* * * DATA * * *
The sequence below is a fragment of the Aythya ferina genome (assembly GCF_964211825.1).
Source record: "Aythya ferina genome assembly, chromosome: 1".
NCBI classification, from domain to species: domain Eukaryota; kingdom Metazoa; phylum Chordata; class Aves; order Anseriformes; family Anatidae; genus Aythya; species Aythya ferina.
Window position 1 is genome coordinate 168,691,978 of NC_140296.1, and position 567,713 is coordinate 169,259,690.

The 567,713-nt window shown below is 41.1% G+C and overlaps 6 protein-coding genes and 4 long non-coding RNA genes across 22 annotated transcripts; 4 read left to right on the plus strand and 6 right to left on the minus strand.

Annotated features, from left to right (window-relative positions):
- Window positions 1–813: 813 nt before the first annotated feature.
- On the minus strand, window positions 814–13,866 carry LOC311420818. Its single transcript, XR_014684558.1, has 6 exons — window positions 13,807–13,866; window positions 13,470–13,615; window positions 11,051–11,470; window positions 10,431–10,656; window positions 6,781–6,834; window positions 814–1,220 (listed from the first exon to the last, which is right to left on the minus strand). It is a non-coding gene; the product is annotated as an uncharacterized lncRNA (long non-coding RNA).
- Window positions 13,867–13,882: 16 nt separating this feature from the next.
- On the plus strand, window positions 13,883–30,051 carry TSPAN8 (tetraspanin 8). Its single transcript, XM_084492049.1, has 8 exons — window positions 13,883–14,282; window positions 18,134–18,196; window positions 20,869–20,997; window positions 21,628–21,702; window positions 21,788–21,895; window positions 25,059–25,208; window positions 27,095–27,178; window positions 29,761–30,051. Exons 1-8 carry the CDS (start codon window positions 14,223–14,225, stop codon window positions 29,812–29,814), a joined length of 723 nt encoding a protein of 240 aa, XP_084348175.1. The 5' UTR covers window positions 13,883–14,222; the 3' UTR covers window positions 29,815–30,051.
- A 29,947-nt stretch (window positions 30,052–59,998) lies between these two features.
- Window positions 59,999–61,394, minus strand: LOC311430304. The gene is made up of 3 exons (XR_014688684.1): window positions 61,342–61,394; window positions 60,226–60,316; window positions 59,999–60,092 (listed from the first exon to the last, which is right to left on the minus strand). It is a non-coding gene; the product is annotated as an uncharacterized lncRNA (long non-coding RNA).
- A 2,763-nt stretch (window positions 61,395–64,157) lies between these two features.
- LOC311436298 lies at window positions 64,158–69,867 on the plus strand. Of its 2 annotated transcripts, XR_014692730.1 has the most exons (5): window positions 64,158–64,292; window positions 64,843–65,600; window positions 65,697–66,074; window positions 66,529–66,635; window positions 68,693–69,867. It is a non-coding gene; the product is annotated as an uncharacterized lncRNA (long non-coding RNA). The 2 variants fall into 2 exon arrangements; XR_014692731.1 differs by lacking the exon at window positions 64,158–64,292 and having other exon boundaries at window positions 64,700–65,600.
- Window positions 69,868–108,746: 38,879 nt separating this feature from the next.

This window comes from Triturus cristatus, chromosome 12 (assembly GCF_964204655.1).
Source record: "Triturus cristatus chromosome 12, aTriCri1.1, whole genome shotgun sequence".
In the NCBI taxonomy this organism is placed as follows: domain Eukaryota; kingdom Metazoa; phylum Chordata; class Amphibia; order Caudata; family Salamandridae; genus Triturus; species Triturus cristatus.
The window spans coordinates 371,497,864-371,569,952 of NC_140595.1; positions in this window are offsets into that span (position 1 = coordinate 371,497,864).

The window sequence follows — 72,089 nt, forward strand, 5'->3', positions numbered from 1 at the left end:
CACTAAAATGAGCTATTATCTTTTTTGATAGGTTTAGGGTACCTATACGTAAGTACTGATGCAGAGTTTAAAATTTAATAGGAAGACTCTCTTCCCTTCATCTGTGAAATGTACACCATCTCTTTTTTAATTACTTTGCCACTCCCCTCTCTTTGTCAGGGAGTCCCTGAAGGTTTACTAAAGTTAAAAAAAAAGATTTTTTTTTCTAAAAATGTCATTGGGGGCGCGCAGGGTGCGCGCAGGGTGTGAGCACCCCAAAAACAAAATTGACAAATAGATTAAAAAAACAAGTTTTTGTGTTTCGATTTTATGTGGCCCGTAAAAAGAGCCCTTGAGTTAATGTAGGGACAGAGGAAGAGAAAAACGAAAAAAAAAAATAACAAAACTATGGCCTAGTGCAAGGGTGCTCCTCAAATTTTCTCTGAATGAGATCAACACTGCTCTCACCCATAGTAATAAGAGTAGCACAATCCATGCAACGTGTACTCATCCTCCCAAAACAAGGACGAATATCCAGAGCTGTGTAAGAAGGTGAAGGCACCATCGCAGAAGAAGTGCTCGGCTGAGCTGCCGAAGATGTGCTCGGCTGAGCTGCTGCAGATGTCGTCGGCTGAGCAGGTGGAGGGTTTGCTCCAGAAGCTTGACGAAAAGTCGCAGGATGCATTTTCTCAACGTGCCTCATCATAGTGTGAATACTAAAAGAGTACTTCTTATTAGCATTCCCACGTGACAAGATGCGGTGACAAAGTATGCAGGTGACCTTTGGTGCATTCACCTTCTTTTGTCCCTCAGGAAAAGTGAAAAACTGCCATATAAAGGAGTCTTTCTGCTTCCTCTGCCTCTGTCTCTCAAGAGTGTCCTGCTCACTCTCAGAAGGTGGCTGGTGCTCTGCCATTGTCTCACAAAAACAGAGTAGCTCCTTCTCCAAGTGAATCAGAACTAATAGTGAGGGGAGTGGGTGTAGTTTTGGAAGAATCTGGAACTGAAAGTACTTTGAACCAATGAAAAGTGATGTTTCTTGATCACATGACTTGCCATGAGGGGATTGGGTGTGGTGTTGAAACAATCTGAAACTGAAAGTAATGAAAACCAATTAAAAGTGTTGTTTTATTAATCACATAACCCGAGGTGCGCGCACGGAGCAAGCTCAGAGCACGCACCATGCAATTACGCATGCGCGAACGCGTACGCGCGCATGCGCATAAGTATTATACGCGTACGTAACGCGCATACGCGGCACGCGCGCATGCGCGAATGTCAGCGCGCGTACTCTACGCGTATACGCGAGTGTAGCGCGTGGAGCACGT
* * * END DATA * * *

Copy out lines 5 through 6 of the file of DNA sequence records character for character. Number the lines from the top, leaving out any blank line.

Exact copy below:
The 567,713-nt window shown below is 41.1% G+C and overlaps 6 protein-coding genes and 4 long non-coding RNA genes across 22 annotated transcripts; 4 read left to right on the plus strand and 6 right to left on the minus strand.

Annotated features, from left to right (window-relative positions):